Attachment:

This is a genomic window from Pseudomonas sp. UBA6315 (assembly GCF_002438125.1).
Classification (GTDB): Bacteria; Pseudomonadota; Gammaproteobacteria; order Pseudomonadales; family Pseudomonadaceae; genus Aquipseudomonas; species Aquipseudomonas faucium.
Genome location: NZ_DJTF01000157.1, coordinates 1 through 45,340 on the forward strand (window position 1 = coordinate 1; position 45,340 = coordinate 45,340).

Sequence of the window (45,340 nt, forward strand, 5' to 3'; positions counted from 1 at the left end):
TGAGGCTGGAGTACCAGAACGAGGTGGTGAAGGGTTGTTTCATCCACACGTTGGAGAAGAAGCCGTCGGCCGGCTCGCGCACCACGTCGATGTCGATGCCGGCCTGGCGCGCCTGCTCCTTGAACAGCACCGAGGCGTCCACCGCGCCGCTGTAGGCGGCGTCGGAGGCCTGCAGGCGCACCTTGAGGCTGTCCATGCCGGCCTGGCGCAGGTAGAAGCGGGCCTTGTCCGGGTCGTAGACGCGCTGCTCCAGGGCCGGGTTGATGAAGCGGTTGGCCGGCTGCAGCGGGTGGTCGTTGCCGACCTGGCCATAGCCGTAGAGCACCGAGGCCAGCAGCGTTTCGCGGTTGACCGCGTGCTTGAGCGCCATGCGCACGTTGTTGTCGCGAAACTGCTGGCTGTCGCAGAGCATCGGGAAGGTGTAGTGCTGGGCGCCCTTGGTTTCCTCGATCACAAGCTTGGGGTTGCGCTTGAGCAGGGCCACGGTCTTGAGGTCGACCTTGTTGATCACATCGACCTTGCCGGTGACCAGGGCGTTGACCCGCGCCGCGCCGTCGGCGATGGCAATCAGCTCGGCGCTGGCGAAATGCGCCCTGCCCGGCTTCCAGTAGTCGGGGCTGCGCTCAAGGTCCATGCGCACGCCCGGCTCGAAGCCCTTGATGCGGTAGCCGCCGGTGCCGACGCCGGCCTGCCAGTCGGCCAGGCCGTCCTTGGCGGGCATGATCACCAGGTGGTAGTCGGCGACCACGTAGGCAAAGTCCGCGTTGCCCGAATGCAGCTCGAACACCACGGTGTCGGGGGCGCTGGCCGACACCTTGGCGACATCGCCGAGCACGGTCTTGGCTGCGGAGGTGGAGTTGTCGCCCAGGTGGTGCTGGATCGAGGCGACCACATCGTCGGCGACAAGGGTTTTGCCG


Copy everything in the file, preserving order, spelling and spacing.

This is a genomic window from Pseudomonas sp. UBA6315 (assembly GCF_002438125.1).
Classification (GTDB): Bacteria; Pseudomonadota; Gammaproteobacteria; order Pseudomonadales; family Pseudomonadaceae; genus Aquipseudomonas; species Aquipseudomonas faucium.
Genome location: NZ_DJTF01000157.1, coordinates 1 through 45,340 on the forward strand (window position 1 = coordinate 1; position 45,340 = coordinate 45,340).

Sequence of the window (45,340 nt, forward strand, 5' to 3'; positions counted from 1 at the left end):
TGAGGCTGGAGTACCAGAACGAGGTGGTGAAGGGTTGTTTCATCCACACGTTGGAGAAGAAGCCGTCGGCCGGCTCGCGCACCACGTCGATGTCGATGCCGGCCTGGCGCGCCTGCTCCTTGAACAGCACCGAGGCGTCCACCGCGCCGCTGTAGGCGGCGTCGGAGGCCTGCAGGCGCACCTTGAGGCTGTCCATGCCGGCCTGGCGCAGGTAGAAGCGGGCCTTGTCCGGGTCGTAGACGCGCTGCTCCAGGGCCGGGTTGATGAAGCGGTTGGCCGGCTGCAGCGGGTGGTCGTTGCCGACCTGGCCATAGCCGTAGAGCACCGAGGCCAGCAGCGTTTCGCGGTTGACCGCGTGCTTGAGCGCCATGCGCACGTTGTTGTCGCGAAACTGCTGGCTGTCGCAGAGCATCGGGAAGGTGTAGTGCTGGGCGCCCTTGGTTTCCTCGATCACAAGCTTGGGGTTGCGCTTGAGCAGGGCCACGGTCTTGAGGTCGACCTTGTTGATCACATCGACCTTGCCGGTGACCAGGGCGTTGACCCGCGCCGCGCCGTCGGCGATGGCAATCAGCTCGGCGCTGGCGAAATGCGCCCTGCCCGGCTTCCAGTAGTCGGGGCTGCGCTCAAGGTCCATGCGCACGCCCGGCTCGAAGCCCTTGATGCGGTAGCCGCCGGTGCCGACGCCGGCCTGCCAGTCGGCCAGGCCGTCCTTGGCGGGCATGATCACCAGGTGGTAGTCGGCGACCACGTAGGCAAAGTCCGCGTTGCCCGAATGCAGCTCGAACACCACGGTGTCGGGGGCGCTGGCCGACACCTTGGCGACATCGCCGAGCACGGTCTTGGCTGCGGAGGTGGAGTTGTCGCCCAGGTGGTGCTGGATCGAGGCGACCACATCGTCGGCGACAAGGGTTTTGCCG